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  1FAQ: Contributing code
  4How can I get started contributing code to Django?
  7Thanks for asking! We've written an entire document devoted to this question.
  8It's titled :doc:`Contributing to Django </internals/contributing>`.
 10I submitted a bug fix in the ticket system several weeks ago. Why are you ignoring my patch?
 13Don't worry: We're not ignoring you!
 15It's important to understand there is a difference between "a ticket is being
 16ignored" and "a ticket has not been attended to yet." Django's ticket system
 17contains hundreds of open tickets, of various degrees of impact on end-user
 18functionality, and Django's developers have to review and prioritize.
 20On top of that: the people who work on Django are all volunteers. As a result,
 21the amount of time that we have to work on the framework is limited and will
 22vary from week to week depending on our spare time. If we're busy, we may not
 23be able to spend as much time on Django as we might want.
 25The best way to make sure tickets do not get hung up on the way to checkin is
 26to make it dead easy, even for someone who may not be intimately familiar with
 27that area of the code, to understand the problem and verify the fix:
 29    * Are there clear instructions on how to reproduce the bug? If this
 30      touches a dependency (such as PIL), a contrib module, or a specific
 31      database, are those instructions clear enough even for someone not
 32      familiar with it?
 34    * If there are several patches attached to the ticket, is it clear what
 35      each one does, which ones can be ignored and which matter?
 37    * Does the patch include a unit test? If not, is there a very clear
 38      explanation why not? A test expresses succinctly what the problem is,
 39      and shows that the patch actually fixes it.
 41If your patch stands no chance of inclusion in Django, we won't ignore it --
 42we'll just close the ticket. So if your ticket is still open, it doesn't mean
 43we're ignoring you; it just means we haven't had time to look at it yet.
 45When and how might I remind the core team of a patch I care about?
 48A polite, well-timed message to the mailing list is one way to get attention.
 49To determine the right time, you need to keep an eye on the schedule. If you
 50post your message when the core developers are trying to hit a feature
 51deadline or manage a planning phase, you're not going to get the sort of
 52attention you require. However, if you draw attention to a ticket when the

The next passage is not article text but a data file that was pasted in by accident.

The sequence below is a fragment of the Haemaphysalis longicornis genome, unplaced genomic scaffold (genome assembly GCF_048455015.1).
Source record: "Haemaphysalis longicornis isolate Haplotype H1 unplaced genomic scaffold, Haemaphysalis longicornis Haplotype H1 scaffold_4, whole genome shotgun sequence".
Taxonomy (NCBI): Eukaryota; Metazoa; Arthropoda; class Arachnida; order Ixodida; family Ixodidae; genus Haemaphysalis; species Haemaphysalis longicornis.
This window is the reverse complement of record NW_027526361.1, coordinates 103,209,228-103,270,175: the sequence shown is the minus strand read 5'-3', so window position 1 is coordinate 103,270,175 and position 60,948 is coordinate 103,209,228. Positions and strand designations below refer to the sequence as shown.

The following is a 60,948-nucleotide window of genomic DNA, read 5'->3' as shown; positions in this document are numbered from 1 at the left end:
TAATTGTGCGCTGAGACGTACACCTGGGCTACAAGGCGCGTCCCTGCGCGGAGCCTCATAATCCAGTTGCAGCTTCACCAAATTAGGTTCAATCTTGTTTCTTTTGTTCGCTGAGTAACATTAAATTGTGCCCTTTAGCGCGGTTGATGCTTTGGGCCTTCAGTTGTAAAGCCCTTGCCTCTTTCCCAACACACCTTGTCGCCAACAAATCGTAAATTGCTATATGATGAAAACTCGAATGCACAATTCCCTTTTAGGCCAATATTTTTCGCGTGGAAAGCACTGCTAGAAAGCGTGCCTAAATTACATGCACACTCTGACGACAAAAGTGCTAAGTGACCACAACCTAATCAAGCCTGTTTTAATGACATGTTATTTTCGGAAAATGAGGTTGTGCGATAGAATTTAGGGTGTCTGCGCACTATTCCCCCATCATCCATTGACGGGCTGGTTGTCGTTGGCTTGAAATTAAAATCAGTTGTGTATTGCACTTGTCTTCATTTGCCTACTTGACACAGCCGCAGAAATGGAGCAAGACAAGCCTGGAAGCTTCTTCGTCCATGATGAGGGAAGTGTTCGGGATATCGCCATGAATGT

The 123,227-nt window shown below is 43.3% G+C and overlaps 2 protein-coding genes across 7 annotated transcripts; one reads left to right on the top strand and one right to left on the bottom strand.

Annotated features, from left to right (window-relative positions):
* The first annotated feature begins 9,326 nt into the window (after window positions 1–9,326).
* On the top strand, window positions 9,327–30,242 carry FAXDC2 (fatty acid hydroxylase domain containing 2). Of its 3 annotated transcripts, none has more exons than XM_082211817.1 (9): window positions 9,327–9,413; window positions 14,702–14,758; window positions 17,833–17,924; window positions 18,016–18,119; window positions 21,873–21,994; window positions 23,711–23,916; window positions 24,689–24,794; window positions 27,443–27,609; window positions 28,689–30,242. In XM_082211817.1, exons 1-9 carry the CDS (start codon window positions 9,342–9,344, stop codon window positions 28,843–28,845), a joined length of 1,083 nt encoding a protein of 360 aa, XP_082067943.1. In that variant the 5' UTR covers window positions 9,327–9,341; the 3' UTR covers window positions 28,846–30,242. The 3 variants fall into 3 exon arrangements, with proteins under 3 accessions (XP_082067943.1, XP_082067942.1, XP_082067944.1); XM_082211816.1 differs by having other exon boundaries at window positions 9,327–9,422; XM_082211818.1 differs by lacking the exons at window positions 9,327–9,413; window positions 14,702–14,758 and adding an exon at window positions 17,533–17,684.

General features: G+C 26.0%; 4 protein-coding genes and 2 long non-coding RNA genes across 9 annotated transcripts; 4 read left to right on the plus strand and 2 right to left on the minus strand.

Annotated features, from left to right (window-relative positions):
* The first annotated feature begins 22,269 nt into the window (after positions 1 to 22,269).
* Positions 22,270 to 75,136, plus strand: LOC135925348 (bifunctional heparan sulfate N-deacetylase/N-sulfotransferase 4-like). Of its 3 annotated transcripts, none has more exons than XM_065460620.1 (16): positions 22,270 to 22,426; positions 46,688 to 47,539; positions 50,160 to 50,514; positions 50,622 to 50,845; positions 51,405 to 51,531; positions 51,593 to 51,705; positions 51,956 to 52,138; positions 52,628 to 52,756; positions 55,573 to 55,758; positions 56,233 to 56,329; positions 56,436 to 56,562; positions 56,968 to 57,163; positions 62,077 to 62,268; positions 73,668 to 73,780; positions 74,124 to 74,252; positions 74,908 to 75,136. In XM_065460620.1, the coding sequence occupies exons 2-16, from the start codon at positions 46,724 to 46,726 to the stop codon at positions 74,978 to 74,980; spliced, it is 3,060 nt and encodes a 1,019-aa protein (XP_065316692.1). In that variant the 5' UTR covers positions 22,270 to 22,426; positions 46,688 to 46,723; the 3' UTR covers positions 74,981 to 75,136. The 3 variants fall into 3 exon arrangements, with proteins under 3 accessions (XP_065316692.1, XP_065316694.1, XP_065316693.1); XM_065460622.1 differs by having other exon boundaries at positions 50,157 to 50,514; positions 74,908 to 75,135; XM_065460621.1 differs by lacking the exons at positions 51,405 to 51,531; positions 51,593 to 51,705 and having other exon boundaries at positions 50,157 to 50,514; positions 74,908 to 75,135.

53core developers are paying particular attention to bugs -- just before a bug
 54fixing sprint, or in the lead up to a beta release for example -- you're much
 55more likely to get a productive response.
 57Gentle IRC reminders can also work -- again, strategically timed if possible.
 58During a bug sprint would be a very good time, for example.
 60Another way to get traction is to pull several related tickets together. When
 61the core developers sit down to fix a bug in an area they haven't touched for
 62a while, it can take a few minutes to remember all the fine details of how
 63that area of code works. If you collect several minor bug fixes together into
 64a similarly themed group, you make an attractive target, as the cost of coming
 65up to speed on an area of code can be spread over multiple tickets.
 67Please refrain from emailing core developers personally, or repeatedly raising
 68the same issue over and over. This sort of behavior will not gain you any
 69additional attention -- certainly not the attention that you need in order to
 70get your pet bug addressed.
 72But I've reminded you several times and you keep ignoring my patch!
 75Seriously - we're not ignoring you. If your patch stands no chance of
 76inclusion in Django, we'll close the ticket. For all the other tickets, we
 77need to prioritize our efforts, which means that some tickets will be
 78addressed before others.
 80One of the criteria that is used to prioritize bug fixes is the number of
 81people that will likely be affected by a given bug. Bugs that have the
 82potential to affect many people will generally get priority over those that
 83are edge cases.
 85Another reason that bugs might be ignored for while is if the bug is a symptom
 86of a larger problem. While we can spend time writing, testing and applying
 87lots of little patches, sometimes the right solution is to rebuild. If a
 88rebuild or refactor of a particular component has been proposed or is
 89underway, you may find that bugs affecting that component will not get as much
 90attention. Again, this is just a matter of prioritizing scarce resources. By
 91concentrating on the rebuild, we can close all the little bugs at once, and
 92hopefully prevent other little bugs from appearing in the future.
 94Whatever the reason, please keep in mind that while you may hit a particular
 95bug regularly, it doesn't necessarily follow that every single Django user
 96will hit the same bug. Different users use Django in different ways, stressing
 97different parts of the code under different conditions. When we evaluate the
 98relative priorities, we are generally trying to consider the needs of the
 99entire community, not just the severity for one particular user. This doesn't
100mean that we think your problem is unimportant -- just that in the limited
101time we have available, we will always err on the side of making 10 people
102happy rather than making 1 person happy.